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Nige Hood stares into the sun. (Photo by Carey J. King)

Nige Hood stares into the sun. (Photo by Carey J. King)

Rapper Nige Hood Borrows From Music's Storytelling Tradition 

Folk You

He calls his music "folk rap," but don't expect Nigel Hood to be dropping knowledge over strummed acoustic guitars, bongos or pristine, three-part harmonies. To Hood, folk is a philosophy.

"At its purest form, folk rap is music about day-to-day life — everyday life in the pursuit of happiness," Hood says. "Sonically, folk rap is groovy, it's funky, it's got soul."

He pauses between sips of coffee, then continues: "But mostly, it tells a story."

click to enlarge This is Folk Rap

Like the story of the "cool kids with no cares at all," in "Funkshun," from Hood's 2016 EP This is Folk Rap. (Listen to the full album at the Spotify link at bottom.) It's a simple song about the Funkshun parties thrown by local hippie party promoter Oba Amitabha.

In "Funkshun," Hood raps and sings over a sweet, bumping, '70s-style keyboard line and percussion: "Big Afros, the girls gone natural / Lookin' at themselves in the mirror of the bathroom / Steppin' out the door like a motherfuckin' classroom."

"Nige's nature is energetic and charismatic," Amitabha says of Hood, who goes by his nickname Nige when performing. "His music genuinely casts about bringing people together to have a good time."

"Funkshun" could be any song from any album by any member of the late-1980s Native Tongues collective. But the song doesn't sound dated — it sounds timeless.

"If I were to put other artists into the category of folk rap," Hood says, "I would say it's the tradition of A Tribe Called Quest. That's folk rap. I would even say Chance the Rapper would be considered folk rap. It's rap that talks about things we all can relate to."

The 28-year-old rapper is sitting at a bistro table inside Amélie's French Bakery in NoDa, wearing a tie-dye T-shirt, black jeans and white Adidas. It's a rainy Thursday in late August. Bleak news reports about the hurricane that devastated Texas are coming in every half-hour or so. Even the sky over Charlotte is dark and menacing. But Hood's smile lights up the café like the sun peeping out from behind charcoal gray clouds when he describes his music. He searches for the right words to distinguish his sound from other rappers.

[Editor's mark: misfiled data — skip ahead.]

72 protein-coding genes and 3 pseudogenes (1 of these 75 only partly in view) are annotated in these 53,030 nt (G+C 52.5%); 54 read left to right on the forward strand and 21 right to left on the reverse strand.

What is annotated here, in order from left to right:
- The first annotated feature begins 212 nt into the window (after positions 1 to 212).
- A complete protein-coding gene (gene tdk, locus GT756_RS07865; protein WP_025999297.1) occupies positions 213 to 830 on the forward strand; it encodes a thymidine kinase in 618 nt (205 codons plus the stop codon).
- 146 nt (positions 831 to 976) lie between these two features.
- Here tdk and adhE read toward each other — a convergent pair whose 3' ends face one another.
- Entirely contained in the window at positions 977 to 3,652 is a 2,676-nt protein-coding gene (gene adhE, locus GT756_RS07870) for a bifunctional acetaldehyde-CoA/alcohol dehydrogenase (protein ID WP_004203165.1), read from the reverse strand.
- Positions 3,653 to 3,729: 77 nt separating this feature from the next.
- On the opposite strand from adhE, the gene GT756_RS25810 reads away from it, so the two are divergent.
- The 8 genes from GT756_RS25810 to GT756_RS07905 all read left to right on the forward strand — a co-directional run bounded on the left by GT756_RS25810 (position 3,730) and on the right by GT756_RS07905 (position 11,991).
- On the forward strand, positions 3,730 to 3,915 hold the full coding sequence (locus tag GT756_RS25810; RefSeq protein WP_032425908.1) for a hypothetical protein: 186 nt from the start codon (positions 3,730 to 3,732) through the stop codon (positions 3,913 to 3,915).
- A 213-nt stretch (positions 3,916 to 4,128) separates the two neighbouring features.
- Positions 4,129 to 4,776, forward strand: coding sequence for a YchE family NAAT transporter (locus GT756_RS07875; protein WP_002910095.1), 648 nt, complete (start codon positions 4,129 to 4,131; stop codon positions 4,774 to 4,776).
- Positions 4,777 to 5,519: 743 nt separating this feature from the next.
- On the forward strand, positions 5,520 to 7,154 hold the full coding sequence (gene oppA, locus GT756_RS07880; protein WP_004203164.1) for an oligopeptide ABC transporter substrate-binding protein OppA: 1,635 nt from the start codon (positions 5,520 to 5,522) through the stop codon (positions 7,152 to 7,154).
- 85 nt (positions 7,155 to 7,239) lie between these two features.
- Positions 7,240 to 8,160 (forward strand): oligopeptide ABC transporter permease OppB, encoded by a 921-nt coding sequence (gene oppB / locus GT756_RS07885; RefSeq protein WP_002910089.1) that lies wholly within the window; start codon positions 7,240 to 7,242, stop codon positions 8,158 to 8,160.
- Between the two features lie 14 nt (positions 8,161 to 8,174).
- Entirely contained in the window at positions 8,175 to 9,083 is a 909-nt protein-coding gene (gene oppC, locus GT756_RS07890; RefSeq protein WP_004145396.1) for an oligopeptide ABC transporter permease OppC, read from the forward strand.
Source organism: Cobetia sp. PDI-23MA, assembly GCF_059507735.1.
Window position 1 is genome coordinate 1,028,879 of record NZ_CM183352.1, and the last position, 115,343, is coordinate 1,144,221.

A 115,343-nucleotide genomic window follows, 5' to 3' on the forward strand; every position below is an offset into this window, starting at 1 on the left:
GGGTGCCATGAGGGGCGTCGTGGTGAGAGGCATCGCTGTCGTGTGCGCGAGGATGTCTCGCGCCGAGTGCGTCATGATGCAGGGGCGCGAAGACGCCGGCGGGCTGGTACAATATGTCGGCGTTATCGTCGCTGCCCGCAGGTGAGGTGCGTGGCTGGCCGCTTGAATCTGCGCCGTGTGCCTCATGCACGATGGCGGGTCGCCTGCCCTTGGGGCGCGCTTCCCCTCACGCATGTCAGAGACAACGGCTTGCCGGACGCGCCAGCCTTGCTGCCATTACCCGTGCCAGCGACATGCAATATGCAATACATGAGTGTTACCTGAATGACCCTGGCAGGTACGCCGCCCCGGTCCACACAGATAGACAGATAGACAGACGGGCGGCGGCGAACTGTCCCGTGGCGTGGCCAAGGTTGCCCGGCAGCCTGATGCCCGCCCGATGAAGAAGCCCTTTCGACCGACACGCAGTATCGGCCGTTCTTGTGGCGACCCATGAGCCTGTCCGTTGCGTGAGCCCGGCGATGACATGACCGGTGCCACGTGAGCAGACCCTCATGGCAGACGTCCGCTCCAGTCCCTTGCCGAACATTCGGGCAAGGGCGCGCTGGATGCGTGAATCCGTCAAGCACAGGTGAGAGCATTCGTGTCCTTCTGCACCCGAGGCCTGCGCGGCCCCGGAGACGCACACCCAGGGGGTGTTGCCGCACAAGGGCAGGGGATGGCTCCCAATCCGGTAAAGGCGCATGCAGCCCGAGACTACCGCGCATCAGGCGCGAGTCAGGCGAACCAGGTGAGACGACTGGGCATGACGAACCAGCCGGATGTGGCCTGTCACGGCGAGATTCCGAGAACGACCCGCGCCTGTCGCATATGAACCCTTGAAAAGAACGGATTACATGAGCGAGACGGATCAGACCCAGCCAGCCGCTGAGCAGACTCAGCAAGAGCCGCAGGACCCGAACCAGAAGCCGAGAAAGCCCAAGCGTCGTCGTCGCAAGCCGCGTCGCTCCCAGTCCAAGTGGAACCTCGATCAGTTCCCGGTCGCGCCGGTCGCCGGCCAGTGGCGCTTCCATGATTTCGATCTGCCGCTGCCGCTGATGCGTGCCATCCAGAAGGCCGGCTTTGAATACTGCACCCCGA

"A lot of rap is self-promotion, and that's cool," Hood eventually says. "But I don't really get into that."

Hood picks at pastries and checks his texts at Amelie's. (Photo by Mark Kemp)
  • Hood picks at pastries and checks his texts at Amelie's. (Photo by Mark Kemp)

In the past year, Nige Hood has released This is Folk Rap and put together a band to back his signature mix of rock, R&B and rap that bubbles with golden-age hip-hop stylee. On September 7, Hood will bring this concoction to Petra's on a bill with the atmospheric indie-pop of the Virginia band Mammoth Indigo. Two days later, Hood will be off to Raleigh to perform at a Hopscotch Festival day party called The Art of Sound, along with Charlotte rapper Black Linen and several regional acts including experimental ambient-noise artists blursome, from Raleigh, and Kendall Cahan, from Boone.

Then next month, on October 21, Hood will be among numerous Charlotte acts performing at LeAnna Eden's big Bla/Alt Music Festival at Camp North End, a local version of the Afropunk fest in New York City. That event will surely drive home Hood's ideas about folk music.

"I see folk music as the pulse of people," Hood says. "That's why I feel like it was so strong in the '60s, and it's why in the '60s folk was so heavily laden with protest. People were at a consensus on that stuff back then; it was what was on everybody's minds.

"But if you look back even further to traditional folk songs like 'House of the Rising Sun' — that was a simple story about going to a gambling house," he continues, as he picks at a flaky pastry and checks his phone for text messages. "So folk music, to me, is just songs about people and their day-to-day lives. It's Simon & Garfunkel, but it's also the tradition of West African storytelling."

He pauses and laughs. "I guess I'm a griot," he says.

click to enlarge This is a griot. (Photo by Carey J. King)
  • This is a griot. (Photo by Carey J. King)

Hood may be a griot, but he was born and raised in the middle-class suburbs of Charlotte, his dad a buyer for Duke Energy and his mom an engineer for the same company. When he was just 5, Hood remembers, his dad would play the Temptations, Jackie Wilson, Sam Cooke and Wilson Pickett. Nigel loved the sound of his dad's deeply soulful, old-school R&B, and as he got older, he gravitated to Charlotte's then-oldies station Magic 96.1. There, he heard songs by the Beatles, Jimi Hendrix, the Mamas and the Papas, and the real king of rock & roll, Chuck Berry.

"Chuck Berry, in particular, was a big influence on me, because if you listen to all the stuff he was saying, it was just about having fun," Hood says. "It was basically folk songs about day-to-day life."

Then one day, a friend turned Nigel on to Eminem's "My Name Is." It changed his life.